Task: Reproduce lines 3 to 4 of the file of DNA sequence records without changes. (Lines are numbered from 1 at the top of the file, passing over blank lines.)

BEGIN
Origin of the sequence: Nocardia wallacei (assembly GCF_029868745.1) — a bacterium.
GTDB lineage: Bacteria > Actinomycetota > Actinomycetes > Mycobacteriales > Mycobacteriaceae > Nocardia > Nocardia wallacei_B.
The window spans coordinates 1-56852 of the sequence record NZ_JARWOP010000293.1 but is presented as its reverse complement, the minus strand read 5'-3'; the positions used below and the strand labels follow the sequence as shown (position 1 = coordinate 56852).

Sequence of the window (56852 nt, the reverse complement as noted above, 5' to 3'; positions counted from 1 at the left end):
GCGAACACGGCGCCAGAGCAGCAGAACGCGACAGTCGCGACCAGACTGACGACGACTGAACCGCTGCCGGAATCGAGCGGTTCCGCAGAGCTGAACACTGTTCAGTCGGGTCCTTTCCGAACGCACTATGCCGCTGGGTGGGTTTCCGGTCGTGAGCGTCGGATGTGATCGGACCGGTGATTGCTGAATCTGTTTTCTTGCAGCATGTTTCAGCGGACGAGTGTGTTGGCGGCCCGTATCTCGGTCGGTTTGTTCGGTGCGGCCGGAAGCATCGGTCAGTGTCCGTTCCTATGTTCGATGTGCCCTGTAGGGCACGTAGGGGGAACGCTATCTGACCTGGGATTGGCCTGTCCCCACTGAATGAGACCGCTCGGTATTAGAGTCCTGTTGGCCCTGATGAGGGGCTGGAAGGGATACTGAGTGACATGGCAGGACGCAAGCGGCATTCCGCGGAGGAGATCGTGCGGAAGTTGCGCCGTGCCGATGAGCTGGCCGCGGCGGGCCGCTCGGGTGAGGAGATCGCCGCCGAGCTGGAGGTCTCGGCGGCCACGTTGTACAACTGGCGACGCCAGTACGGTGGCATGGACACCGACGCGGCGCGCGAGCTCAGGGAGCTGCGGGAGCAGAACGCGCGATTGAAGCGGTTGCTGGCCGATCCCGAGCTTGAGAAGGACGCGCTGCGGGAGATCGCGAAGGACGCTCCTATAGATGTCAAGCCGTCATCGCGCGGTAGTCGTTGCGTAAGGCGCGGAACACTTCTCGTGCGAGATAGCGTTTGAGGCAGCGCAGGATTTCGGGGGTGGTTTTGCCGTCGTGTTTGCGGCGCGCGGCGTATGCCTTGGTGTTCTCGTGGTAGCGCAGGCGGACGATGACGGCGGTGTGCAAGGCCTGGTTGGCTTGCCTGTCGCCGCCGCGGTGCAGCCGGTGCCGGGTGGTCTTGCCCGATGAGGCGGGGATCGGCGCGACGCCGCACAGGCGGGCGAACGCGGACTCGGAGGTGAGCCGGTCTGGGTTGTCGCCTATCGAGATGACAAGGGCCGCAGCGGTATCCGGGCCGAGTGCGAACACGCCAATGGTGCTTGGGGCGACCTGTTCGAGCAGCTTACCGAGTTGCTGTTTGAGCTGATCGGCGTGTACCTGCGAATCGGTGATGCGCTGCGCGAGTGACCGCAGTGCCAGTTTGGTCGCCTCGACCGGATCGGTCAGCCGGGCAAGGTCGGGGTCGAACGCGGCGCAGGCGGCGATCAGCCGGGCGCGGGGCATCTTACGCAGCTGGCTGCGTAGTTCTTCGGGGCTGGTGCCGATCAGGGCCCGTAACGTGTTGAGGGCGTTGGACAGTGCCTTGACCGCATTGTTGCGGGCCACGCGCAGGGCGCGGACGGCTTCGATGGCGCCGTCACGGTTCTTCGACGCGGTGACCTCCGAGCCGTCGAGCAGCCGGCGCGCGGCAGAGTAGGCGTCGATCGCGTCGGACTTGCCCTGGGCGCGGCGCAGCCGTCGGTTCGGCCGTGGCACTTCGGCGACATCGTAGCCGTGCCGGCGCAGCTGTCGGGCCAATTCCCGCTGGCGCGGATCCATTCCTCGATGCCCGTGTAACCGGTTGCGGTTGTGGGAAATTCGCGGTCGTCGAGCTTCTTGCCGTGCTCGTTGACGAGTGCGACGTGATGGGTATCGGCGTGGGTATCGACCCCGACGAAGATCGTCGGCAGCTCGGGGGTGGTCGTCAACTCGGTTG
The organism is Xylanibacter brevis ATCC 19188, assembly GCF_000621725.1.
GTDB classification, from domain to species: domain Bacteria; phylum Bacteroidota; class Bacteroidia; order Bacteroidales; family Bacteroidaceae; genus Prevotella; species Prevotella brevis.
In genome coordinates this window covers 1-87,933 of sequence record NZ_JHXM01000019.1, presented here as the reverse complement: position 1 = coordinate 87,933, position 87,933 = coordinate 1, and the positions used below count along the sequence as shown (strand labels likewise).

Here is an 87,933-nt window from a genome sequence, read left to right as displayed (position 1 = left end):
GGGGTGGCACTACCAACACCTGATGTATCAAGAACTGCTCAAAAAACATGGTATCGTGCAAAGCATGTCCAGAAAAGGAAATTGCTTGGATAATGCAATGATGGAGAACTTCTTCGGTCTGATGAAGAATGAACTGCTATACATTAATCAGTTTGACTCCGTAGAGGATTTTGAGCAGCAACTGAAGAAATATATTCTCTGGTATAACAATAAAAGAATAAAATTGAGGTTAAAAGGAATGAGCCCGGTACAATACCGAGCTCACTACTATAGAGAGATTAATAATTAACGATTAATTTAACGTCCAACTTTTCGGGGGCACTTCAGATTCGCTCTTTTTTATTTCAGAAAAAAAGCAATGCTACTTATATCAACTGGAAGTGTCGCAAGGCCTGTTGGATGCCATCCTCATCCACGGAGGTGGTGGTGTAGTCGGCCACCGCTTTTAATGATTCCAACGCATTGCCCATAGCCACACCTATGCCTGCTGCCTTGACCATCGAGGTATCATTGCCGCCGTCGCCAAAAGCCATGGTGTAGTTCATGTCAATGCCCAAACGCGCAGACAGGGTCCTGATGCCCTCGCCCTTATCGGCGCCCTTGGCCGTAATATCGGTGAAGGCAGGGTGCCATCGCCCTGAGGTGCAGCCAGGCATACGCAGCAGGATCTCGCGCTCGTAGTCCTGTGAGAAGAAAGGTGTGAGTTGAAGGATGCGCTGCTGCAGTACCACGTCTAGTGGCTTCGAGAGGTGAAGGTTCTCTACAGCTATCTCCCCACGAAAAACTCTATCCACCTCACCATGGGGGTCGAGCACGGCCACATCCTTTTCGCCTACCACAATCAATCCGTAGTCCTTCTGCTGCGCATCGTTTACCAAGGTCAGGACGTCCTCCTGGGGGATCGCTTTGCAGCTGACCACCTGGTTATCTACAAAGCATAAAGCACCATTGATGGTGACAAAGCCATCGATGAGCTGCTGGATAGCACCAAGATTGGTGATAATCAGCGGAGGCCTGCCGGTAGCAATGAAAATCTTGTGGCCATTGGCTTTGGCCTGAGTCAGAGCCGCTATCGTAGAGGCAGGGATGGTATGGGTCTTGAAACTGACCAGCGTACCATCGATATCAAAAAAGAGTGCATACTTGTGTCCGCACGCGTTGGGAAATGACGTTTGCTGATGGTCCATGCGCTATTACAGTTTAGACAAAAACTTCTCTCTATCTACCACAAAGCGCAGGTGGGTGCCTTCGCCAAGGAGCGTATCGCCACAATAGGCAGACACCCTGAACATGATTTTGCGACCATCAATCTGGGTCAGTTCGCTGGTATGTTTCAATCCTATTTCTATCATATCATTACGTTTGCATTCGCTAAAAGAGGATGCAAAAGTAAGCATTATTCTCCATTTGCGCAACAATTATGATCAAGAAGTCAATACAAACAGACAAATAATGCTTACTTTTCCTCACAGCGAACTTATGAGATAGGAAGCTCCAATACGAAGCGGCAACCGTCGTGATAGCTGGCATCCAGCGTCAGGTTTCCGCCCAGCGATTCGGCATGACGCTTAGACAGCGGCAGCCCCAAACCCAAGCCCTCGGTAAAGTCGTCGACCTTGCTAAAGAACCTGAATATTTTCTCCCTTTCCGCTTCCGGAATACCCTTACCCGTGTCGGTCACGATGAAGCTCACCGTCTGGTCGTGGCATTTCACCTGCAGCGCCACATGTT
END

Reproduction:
The window spans coordinates 1-56852 of the sequence record NZ_JARWOP010000293.1 but is presented as its reverse complement, the minus strand read 5'-3'; the positions used below and the strand labels follow the sequence as shown (position 1 = coordinate 56852).

Sequence of the window (56852 nt, the reverse complement as noted above, 5' to 3'; positions counted from 1 at the left end):